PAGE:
On night two of this spectacular family gathering, someone gathered us all, quieted our laughter and reminiscing, murmured words of thanks and blessing. Then, a new practice, a time of sharing with each family taking its’ turn breaking open a bit, placing the precious things of our lives and hearts into the hands and hearts of those gathered.

What does the next year look like for you?

What do you need prayer for?

How can we support you through the season you’re in?

One by one, we heard stories of looming college graduations, heavy work loads, raising young children, endless ministry tasks. We listened, we cried. We nodded in affirmation and love.

When it came to my Grandma, my so private Grandma, my never complaining Grandma, my solid as a rock Grandma, my bootstraps Grandma, we leaned in.  She spoke words, halted and started by the choked throat, by the emotion of her whole family spread before her, the emotion of putting it to words, the slow and steady path of her life.

She described her calling, her place in this time.  Sacred tasks, their holiness hidden by their everyday ordinariness. Tiny efforts in practice, monumental in their importance, in their cost. Her quietly muttered sentences washing over all of us, her simple obedience to the mundane and invisible ringing with truth and grace and love.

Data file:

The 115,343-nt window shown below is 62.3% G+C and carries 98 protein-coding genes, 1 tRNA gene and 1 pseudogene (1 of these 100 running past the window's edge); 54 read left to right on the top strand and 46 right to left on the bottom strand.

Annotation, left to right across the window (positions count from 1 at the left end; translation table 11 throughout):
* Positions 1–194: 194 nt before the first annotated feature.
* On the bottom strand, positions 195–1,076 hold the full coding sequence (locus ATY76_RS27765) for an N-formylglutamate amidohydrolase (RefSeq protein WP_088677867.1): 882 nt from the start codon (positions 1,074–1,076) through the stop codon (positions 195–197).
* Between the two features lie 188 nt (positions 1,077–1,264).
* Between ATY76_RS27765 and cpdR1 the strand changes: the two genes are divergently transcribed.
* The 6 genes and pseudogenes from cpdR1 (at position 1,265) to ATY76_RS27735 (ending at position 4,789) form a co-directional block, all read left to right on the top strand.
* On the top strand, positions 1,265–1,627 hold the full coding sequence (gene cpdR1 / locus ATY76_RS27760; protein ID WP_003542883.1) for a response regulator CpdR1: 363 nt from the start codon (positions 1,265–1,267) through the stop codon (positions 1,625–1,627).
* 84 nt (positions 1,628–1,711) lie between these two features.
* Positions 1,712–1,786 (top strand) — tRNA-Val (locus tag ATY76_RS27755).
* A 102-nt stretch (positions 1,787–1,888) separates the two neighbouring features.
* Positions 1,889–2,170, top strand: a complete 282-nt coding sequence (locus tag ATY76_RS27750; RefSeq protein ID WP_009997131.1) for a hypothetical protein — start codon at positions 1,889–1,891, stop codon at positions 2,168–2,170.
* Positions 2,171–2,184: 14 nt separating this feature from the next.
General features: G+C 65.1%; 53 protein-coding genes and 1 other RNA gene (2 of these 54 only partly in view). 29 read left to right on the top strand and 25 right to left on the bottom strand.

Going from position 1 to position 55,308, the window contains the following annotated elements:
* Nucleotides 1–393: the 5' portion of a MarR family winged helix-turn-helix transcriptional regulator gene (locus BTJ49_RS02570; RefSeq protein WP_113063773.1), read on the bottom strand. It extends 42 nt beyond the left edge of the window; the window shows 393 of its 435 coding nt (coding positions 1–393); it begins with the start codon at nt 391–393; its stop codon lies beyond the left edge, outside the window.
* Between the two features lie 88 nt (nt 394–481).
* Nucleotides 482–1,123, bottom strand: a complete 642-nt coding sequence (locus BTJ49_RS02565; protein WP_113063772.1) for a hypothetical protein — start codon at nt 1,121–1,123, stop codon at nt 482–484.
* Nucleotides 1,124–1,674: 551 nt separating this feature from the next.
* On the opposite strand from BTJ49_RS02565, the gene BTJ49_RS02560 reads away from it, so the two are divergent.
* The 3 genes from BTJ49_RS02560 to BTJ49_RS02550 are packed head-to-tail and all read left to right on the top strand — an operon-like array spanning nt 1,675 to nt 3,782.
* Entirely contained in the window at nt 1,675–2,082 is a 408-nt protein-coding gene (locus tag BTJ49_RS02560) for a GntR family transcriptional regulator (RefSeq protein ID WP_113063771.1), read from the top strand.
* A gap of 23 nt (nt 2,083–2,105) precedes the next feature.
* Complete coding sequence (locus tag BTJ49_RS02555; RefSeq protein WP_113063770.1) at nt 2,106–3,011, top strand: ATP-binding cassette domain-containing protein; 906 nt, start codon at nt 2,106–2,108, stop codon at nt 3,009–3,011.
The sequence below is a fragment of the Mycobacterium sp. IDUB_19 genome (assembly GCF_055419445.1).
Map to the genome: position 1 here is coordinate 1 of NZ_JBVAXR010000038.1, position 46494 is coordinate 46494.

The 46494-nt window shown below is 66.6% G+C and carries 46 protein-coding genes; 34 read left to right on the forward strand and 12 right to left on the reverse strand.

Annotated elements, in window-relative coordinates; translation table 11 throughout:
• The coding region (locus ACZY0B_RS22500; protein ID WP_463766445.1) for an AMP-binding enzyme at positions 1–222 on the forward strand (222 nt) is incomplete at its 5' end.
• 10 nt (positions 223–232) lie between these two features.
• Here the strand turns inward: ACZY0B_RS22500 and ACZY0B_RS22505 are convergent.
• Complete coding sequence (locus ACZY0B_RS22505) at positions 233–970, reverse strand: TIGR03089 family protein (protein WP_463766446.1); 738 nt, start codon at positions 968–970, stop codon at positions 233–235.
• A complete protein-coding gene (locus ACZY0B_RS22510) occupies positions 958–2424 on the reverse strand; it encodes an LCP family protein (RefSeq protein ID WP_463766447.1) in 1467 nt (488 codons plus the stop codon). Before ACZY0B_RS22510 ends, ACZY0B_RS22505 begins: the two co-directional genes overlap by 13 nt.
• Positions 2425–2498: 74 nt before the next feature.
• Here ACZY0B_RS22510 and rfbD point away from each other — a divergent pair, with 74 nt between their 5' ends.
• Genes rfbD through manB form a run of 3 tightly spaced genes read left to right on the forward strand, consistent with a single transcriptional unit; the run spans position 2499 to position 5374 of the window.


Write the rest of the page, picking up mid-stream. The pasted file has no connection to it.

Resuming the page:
“I just want to be found faithful.”

And with that, the heart’s cry of my life was born. These words brought Freedom for my try-harder, do-it-right-the-first-time nature.

I just want to be found faithful.

Her words follow me around every bend in my road, blaze above me as I struggle through middle of the night worries, whisper at me when the path seems too narrow for my lead feet.

I just want to be found faithful.

… when my little son’s struggles are more than just a phase, when the road to developmental delay is winding and full of road blocks and rolled eyes. When we land on a diagnosis, to lean into a world as heartbreaking as it is beautiful and miraculous.

…when that file titled “Writing”  on my computer contains documents that date back to 2001. When the nudge to admit that writing is part of who I was made to be,  when it becomes clear that hiding is no longer an option, to write out loud.

… when the friend of my heart walks the road of infertility, when she needs me to just show up, to swear and rage with her as dreams collapse, to smile and nod as they change and morph.

… when I’m exhausted by the minivan, and the suburban life that repeats itself every day. When the tasks are ordinary and necessary, isolating and honorable, to do them tired and do them with love.